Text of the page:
DÜSSELDORF, GERMANY (Nov. 5, 4:20 p.m. EST) — Crompton Corp.'s OSi Specialties unit revealed at the K show that earlier this year it quietly terminated patent litigation with Constab GmbH, and that the two rivals signed a global licensing technology pact to promote development of dry silane cross-linkers for polyolefins.
The moves should help accelerate the adoption of that cross-linking method in pipe applications, according to Martin Storb, global business manager of thermoplastics for OSi, based in Geneva, Switzerland.
In an interview at K 2001 in Dusseldorf, Storb said the legal quarrel with Constab pre-dated his joining OSi's thermoplastics group a couple of years ago. Both firms separately had been working on silane cross-linking technology. He said OSi — the former Union Carbide organosilicones group — sought to convert liquid silanes into a dry, pellet form to make the material easier for processors to use. Ruthen, Germany-based Constab, meanwhile, was pursuing technology that would allow for in-line mixing of the silanes, he said.
“We felt that Constab's work was covered by our prior-art patent,” Storb said. “They disagreed.”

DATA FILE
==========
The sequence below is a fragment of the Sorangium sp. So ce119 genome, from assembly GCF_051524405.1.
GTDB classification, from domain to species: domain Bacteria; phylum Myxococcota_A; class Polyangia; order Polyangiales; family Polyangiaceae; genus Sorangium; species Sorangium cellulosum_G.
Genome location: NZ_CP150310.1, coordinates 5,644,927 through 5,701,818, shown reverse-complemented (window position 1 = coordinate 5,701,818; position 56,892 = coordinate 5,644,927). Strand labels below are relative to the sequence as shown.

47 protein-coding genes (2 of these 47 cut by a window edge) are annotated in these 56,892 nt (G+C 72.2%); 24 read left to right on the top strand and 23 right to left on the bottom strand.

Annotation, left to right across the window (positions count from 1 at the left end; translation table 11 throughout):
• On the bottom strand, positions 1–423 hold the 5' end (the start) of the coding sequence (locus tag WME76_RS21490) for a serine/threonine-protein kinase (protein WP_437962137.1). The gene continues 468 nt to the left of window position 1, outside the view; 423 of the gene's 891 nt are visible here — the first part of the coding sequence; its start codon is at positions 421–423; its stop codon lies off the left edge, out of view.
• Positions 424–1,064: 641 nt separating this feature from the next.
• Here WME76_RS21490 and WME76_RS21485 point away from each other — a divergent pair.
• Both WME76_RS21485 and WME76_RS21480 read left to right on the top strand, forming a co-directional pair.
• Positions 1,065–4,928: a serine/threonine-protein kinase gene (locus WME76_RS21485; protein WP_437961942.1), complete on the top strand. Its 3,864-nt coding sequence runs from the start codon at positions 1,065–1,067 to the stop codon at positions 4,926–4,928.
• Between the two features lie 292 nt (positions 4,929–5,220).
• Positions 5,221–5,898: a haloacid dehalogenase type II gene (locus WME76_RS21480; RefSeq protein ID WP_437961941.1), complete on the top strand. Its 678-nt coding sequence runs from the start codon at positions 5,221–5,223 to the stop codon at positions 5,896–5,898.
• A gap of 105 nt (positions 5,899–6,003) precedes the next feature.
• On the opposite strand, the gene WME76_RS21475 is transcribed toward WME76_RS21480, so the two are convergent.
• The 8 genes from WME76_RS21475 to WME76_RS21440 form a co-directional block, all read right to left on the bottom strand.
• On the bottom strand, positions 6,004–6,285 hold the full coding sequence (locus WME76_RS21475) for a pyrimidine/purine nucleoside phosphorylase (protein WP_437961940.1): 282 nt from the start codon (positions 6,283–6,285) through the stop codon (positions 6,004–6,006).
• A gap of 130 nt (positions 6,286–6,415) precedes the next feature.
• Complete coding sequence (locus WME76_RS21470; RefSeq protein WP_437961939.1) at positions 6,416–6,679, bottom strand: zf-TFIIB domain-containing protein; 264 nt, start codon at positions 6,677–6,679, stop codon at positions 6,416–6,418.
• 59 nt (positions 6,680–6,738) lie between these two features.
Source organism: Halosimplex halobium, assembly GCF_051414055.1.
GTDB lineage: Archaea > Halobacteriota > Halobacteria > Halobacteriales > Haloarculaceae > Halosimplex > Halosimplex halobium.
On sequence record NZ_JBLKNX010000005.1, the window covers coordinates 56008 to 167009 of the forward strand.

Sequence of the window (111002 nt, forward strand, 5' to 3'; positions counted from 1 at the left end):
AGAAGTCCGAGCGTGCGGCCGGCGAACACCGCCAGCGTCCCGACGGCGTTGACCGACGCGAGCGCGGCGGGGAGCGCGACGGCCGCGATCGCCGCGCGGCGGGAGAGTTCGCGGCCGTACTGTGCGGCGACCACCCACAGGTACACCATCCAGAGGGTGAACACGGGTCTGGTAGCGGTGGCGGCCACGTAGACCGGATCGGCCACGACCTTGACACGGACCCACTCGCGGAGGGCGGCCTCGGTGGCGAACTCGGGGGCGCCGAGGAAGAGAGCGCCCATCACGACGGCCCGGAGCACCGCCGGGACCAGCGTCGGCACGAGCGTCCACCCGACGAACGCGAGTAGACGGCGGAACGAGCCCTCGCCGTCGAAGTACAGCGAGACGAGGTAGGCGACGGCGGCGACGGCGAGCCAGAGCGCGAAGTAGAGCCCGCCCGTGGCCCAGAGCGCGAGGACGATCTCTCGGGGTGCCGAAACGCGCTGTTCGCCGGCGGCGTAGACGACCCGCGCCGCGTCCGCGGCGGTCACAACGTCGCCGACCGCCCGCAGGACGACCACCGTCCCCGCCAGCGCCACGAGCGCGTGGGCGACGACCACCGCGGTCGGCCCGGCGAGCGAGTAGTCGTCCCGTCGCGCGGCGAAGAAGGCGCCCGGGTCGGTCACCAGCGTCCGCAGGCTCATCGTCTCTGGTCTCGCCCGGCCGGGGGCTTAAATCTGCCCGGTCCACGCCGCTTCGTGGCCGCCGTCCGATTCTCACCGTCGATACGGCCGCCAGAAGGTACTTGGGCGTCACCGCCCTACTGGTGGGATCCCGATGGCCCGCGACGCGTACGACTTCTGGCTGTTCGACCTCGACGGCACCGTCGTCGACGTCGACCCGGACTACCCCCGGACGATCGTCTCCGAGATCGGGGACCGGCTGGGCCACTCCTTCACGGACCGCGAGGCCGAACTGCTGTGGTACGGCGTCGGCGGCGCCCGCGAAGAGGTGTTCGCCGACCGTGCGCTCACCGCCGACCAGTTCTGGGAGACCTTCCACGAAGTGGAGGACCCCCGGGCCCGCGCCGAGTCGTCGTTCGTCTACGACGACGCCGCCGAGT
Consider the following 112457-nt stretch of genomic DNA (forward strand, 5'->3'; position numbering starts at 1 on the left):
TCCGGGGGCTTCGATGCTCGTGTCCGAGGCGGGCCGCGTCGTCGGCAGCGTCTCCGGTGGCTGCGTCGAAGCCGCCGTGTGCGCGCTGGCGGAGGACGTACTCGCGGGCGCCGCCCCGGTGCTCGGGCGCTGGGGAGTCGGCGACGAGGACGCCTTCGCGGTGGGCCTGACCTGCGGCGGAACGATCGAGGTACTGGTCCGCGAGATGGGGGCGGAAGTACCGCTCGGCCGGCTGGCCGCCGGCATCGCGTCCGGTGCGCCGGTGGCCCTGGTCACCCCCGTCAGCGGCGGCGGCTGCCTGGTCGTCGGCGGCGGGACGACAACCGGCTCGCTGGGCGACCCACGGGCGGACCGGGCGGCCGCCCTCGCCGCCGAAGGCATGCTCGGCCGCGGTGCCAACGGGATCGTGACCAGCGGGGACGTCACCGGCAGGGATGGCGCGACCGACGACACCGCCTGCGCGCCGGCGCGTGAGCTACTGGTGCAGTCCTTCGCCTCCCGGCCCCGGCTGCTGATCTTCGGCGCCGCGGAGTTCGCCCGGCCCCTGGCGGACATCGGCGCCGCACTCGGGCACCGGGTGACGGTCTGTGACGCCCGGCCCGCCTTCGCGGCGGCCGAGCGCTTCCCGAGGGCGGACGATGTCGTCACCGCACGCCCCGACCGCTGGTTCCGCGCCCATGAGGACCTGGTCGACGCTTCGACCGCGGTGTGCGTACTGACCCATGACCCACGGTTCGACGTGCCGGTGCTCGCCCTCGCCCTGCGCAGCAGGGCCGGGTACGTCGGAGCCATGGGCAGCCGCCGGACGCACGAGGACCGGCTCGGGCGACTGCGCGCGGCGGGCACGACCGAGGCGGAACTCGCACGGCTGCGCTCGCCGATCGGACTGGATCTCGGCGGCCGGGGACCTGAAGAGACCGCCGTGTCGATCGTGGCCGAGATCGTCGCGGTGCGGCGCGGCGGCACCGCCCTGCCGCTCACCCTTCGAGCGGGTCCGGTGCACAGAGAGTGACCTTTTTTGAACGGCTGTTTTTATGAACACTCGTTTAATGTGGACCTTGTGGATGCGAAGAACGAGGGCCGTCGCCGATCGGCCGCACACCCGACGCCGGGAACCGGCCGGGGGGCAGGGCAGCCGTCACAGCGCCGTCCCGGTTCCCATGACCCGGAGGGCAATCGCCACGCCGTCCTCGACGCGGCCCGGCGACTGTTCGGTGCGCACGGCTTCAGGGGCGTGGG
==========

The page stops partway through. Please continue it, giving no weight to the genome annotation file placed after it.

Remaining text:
The matter was exacerbated when some OSi employees left to join Constab, and the case ended up in court last April, he said.
“We sat down a year or so ago to try to work it out,” Storb said, and the two sides agreed this summer to bury the hatchet. The agreement covers Crompton's XL-PEarl product range and Constab's Spherisil range.
By cross-licensing their two technologies, the companies “will speed up the global market introduction of dry silane masterbatches in hot-water and gas pipes,” according to a statement released by Crompton. It added that the firms, working jointly, will build on the market presence that Constab has developed with silane-containing polymers and masterbatches, while also exploiting Crompton's novel process for making organofunctional silanes.
The cross-linking of PEs, or PEX, also can be achieved by using peroxides or irradiation, but Storb maintains that dry silanes offer greater processing flexibility and higher line output than those competitive methods. Applications exist in wire and cable coatings, but pipe offers the biggest growth potential.
“We see China and the U.S. as big markets [for silane cross-linked PE pipe]. This settlement should open the door to growing this technology,” he said.
China is experiencing double-digit growth in PE pipe each year, driven by its increasing use in under-floor heating pipes, district heating systems and gas-distribution systems.